Node.js and Headless CMS: The Back-end Building Blocks

According to the Stack Overflow 2017 Developer Survey, the most loved development framework is React, and the most wanted is Node.js.

Another hot discussion with digital experience developers is the need for a Headless CMS as a shared content service for React and JavaScript applications. Front-end frameworks such as React provide reusable presentation architecture and components implemented in JavaScript. React is ready to render on back-end (server) Node.js runtimes.

A Headless CMS, such as Acquia’s Headless Lightning, provides a decoupled content repository to provide content editors a service for storing and governing structure content for any front-end React application. Together Node.js and a Headless CMS, as application services, are the standard back-end building blocks for your digital experience front-end and back-end development teams.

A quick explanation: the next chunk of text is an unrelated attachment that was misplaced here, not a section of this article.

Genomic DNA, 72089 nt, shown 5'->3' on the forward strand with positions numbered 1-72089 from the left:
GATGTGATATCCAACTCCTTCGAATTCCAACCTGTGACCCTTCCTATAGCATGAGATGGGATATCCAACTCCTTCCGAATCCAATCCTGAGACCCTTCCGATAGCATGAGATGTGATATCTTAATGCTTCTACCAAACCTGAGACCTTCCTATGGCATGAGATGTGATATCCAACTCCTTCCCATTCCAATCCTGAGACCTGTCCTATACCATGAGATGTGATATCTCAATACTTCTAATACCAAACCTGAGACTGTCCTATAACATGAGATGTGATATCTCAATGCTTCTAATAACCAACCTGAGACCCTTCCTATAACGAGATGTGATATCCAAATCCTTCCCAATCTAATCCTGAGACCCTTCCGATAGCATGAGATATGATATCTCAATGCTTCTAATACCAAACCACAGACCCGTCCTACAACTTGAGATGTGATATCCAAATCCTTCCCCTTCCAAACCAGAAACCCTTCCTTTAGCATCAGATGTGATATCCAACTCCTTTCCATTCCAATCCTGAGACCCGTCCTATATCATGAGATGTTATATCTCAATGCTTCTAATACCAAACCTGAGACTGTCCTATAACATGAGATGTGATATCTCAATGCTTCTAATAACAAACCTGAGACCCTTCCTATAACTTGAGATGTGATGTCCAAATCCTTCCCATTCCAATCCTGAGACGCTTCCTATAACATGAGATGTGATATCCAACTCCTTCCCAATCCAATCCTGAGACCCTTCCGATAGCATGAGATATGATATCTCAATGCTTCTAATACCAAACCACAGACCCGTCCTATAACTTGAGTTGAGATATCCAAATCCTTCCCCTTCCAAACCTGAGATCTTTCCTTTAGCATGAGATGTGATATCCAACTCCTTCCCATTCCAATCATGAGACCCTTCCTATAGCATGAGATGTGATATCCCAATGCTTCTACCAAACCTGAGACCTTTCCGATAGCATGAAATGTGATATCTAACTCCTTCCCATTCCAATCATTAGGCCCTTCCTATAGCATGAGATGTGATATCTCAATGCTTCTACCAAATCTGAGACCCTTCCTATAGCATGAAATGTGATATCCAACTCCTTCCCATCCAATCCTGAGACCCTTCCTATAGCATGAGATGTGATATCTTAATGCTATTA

Content API and JSON to Node.js

Headless Lightning uses a Content API and JSON for Node.js applications to interact with the Drupal-managed content store.

Node.js services requests from React, so developers can continue to use JavaScript and JSON to execute content requests. The Content API and JSON can also be used to modify configuration and data models. Using relationships, the API is capable of serving multiple related pieces of content in a single request.

Here are the building blocks:

HTML data sourced from Drupal’s content source

The following image shows a React application displaying and utilizing data which originated from API endpoints served from Drupal.


The same data referenced as the original JSON API code

The Drupal Headless Lightning sub-profile exposes the data as multiple JSON API services which are generated by the JSON API module and contributed extras.


The same data being viewed within the React application data store.

The following image shows the React application storing the API data by utilizing the Redux state method within the application.


Learn more about Acquia Cloud Node.js runtime